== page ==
It is a real honor to be able to share an academic article of mine that was recently published in the journal Conservative Judaism:
(click to download pdf file)
In this article, I discuss the possible consequences that our 21st century technology will have on our belief in a life after death.
Using Rabbi Neil Gillman's work on eschatology (the study of the end of days), I compare the Jewish vision (or "myth" to Gillman's word) of the afterlife with the recent work of Ray Kurzweil, perhaps the most well-known thinker grappling with consequences of our technological progress.
Kurzweil's most recent book The Singularity is Near is a discussion of what might occur when "humans transcend biology."
In addition, Kurzweil is planning to open the Singularity University, along with NASA, in Silicon Valley as an "interdisciplinary university whose mission is to assemble, educate and inspire a cadre of leaders who strive to understand and facilitate the development of exponentially advancing technologies... and apply, focus and guide these tools to address humanity’s grand challenges."
The purpose of my article was to begin a discussion about the consequences that this 21st century vision will have on our religion and our faith.
Here is a passage:
Click here to download the full article as a pdf.
Optimism and Pessimism
Throughout the history of Jewish intellectual thought, there have been two intertwining eschatological impulses, one optimistic and one pessimistic. Whereas, the first impulse “speaks of a gradually emerging, ever more perfect society” that humanity is able to achieve, the second “despairs that human beings of their own accord” are capable of bringing about that world. One or the other of these impulses became predominant at different times and in different societies.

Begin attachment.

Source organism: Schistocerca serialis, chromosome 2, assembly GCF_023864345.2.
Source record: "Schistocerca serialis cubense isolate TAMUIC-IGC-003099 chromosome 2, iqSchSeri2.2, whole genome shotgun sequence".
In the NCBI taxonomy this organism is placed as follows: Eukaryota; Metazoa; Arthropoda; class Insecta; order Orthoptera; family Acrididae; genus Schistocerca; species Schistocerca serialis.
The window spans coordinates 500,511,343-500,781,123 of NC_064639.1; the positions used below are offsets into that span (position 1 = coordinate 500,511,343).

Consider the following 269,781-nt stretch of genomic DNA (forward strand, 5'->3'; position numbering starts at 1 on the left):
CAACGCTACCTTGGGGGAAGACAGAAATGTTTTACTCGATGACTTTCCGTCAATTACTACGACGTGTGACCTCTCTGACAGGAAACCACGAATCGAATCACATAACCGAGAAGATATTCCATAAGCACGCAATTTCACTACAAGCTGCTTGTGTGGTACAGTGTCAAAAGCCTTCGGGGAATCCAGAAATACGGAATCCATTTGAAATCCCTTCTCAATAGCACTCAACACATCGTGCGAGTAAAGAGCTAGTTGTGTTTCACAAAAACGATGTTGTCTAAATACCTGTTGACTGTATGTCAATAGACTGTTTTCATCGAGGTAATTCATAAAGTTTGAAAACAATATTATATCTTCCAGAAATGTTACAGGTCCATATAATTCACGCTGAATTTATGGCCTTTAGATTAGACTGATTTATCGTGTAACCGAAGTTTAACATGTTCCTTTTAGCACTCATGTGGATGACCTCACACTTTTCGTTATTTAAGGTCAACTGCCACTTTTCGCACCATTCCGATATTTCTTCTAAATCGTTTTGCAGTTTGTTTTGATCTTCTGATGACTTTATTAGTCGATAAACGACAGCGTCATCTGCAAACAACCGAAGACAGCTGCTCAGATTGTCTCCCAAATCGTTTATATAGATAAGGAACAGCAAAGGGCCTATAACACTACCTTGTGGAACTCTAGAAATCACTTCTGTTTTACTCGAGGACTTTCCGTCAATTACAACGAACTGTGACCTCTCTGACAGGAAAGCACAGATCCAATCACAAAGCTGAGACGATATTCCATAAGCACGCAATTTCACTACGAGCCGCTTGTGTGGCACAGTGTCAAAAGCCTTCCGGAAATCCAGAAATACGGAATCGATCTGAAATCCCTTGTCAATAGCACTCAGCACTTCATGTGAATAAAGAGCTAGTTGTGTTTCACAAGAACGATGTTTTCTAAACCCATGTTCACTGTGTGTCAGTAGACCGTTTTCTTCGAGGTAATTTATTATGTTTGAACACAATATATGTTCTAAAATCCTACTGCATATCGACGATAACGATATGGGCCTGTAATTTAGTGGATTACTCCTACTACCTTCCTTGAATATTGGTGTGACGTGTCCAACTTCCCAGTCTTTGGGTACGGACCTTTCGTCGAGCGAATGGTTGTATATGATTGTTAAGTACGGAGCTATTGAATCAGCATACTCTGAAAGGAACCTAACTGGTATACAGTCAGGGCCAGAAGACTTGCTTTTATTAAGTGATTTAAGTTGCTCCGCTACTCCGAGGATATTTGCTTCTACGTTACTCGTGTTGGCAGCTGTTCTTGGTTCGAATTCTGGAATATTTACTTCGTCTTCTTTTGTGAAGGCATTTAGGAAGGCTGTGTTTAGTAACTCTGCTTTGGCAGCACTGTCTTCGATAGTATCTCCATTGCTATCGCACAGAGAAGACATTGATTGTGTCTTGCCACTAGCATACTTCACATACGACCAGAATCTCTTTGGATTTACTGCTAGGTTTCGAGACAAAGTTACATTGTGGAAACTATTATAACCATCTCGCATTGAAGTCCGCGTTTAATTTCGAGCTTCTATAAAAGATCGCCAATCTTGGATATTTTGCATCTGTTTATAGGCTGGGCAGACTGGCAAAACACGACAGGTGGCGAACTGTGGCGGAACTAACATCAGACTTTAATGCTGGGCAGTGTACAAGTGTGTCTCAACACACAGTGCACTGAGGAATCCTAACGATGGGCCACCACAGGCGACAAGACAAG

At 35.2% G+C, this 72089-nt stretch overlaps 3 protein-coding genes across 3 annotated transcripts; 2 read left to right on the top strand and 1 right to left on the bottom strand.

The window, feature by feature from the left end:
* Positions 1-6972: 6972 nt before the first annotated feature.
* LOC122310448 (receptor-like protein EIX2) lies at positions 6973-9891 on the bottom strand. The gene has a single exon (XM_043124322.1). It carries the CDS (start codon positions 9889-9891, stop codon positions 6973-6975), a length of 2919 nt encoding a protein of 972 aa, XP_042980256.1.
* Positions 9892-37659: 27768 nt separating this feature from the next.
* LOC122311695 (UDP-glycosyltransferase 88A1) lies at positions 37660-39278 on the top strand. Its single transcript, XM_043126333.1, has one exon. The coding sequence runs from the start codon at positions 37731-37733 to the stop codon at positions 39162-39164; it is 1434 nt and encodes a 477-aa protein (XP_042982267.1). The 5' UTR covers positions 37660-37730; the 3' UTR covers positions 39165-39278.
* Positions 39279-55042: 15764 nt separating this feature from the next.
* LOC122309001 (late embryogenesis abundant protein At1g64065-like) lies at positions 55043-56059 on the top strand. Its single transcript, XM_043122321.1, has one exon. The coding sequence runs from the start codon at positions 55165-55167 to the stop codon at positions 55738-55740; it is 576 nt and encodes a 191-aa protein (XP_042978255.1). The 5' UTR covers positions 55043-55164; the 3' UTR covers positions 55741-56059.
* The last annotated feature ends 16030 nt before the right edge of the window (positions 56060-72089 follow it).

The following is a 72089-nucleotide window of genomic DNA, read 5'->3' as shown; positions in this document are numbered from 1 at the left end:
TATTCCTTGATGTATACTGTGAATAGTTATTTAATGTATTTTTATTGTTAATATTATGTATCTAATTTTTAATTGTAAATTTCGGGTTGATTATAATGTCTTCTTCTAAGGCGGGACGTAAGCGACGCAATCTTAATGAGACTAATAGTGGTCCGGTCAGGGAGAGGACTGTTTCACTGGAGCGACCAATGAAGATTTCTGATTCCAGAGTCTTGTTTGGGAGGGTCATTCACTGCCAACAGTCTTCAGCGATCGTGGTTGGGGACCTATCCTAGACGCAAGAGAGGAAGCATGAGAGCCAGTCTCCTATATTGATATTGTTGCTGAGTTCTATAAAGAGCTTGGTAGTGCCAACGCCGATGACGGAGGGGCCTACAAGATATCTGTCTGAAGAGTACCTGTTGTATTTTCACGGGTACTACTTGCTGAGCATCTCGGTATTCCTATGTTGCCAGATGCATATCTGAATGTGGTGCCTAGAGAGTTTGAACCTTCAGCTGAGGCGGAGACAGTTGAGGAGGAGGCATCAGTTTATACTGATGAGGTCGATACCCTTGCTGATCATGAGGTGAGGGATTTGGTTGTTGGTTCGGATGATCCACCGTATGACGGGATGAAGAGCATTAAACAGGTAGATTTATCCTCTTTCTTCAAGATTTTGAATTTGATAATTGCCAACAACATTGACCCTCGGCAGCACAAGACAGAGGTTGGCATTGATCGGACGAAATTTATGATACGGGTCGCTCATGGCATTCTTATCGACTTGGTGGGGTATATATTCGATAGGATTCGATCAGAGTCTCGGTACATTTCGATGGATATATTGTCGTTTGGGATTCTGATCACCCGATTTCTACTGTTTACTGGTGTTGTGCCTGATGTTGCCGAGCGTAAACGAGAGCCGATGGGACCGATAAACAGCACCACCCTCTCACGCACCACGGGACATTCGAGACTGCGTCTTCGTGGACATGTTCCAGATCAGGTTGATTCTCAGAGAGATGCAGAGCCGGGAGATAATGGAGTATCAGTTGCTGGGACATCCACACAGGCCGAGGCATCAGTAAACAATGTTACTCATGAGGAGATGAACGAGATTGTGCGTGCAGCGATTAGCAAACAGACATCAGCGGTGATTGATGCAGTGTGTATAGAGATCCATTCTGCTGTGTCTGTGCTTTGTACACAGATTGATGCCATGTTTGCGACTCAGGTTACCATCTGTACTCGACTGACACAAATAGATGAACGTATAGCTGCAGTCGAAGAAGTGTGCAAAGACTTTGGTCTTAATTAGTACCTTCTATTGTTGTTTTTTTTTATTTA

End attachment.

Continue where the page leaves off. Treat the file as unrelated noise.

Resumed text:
Of the two eschatological impulses, Gillman wrote that “clearly, today we are in the midst of a period where the pessimistic impulse is dominant.” An impulse that is fueled, in part by “a persistent and pervasive despair about what human beings can accomplish on their own.”
This is still the case today. However, the twenty-first century has seen a different type of myth – a technological one – begin to take hold of our human imagination. One such myth is referred to as the “Singularity,” a technological vision that concerns the rapidly accelerating speed of our technological achievements and the potential consequences of those advancements. It imagines a point in the future when the intelligence of our technology far exceeds human intellect, an achievement that, once reached, has the potential to transform our universe in ways that are not possible for the unaided human mind to comprehend.
These technological visions will challenge us to rethink how we understand ourselves and our role in the universe. They will necessitate, if they hasn’t already, a drastic rethinking of what it means to be human. And, eventually, what it means to die.
I would also like to note that it was a special privilege to be able to honor my teacher, Rabbi Neil Gillman, in this special tribute to him; along with other contributions from Debra Reed Blank, Alfredo Borodowski, Steven M. Brown, Menachem Creditor, Richard L. Eisenberg, David M. Freidenreich, Lisa J. Grushcow, Rachel Kahn-Troster, William H. Lebeau, Michael Malina, Joel Roth, Lawrence Troster, and Jonathan Wittenberg.
If you have any comments or thoughts about this article - or about my comments from the annual meeting where I addressed the vision of The New Shul as our Senior Rabbi, Niles Goldstein, prepares to leave our community - please email me at "rabbidan" at gmail, or contact me on Facebook.
Or, by all means, put a note in the comment section below.
I look forward to continuing our conversation,
Rabbi Dan Ain